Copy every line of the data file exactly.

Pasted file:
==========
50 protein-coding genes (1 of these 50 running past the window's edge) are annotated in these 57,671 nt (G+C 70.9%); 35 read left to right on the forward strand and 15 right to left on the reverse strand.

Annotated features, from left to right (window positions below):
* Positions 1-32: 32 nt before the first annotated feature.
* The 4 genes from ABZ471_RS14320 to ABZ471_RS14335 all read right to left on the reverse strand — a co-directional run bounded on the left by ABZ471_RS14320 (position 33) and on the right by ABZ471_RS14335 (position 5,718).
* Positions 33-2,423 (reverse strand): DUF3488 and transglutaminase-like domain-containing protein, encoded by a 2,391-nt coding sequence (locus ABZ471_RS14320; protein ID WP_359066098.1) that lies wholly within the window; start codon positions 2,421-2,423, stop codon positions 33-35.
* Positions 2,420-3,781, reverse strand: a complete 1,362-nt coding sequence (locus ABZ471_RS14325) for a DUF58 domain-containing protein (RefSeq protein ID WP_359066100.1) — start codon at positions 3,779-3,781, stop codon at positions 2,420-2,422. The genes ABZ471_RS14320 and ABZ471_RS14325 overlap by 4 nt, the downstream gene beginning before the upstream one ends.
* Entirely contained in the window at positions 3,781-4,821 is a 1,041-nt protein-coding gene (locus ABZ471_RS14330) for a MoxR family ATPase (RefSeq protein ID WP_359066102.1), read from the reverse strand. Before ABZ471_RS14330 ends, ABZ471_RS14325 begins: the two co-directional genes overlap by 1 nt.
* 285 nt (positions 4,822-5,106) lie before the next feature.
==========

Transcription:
50 protein-coding genes (1 of these 50 running past the window's edge) are annotated in these 57,671 nt (G+C 70.9%); 35 read left to right on the forward strand and 15 right to left on the reverse strand.

Annotated features, from left to right (window positions below):
* Positions 1-32: 32 nt before the first annotated feature.
* The 4 genes from ABZ471_RS14320 to ABZ471_RS14335 all read right to left on the reverse strand — a co-directional run bounded on the left by ABZ471_RS14320 (position 33) and on the right by ABZ471_RS14335 (position 5,718).
* Positions 33-2,423 (reverse strand): DUF3488 and transglutaminase-like domain-containing protein, encoded by a 2,391-nt coding sequence (locus ABZ471_RS14320; protein ID WP_359066098.1) that lies wholly within the window; start codon positions 2,421-2,423, stop codon positions 33-35.
* Positions 2,420-3,781, reverse strand: a complete 1,362-nt coding sequence (locus ABZ471_RS14325) for a DUF58 domain-containing protein (RefSeq protein ID WP_359066100.1) — start codon at positions 3,779-3,781, stop codon at positions 2,420-2,422. The genes ABZ471_RS14320 and ABZ471_RS14325 overlap by 4 nt, the downstream gene beginning before the upstream one ends.
* Entirely contained in the window at positions 3,781-4,821 is a 1,041-nt protein-coding gene (locus ABZ471_RS14330) for a MoxR family ATPase (RefSeq protein ID WP_359066102.1), read from the reverse strand. Before ABZ471_RS14330 ends, ABZ471_RS14325 begins: the two co-directional genes overlap by 1 nt.
* 285 nt (positions 4,822-5,106) lie before the next feature.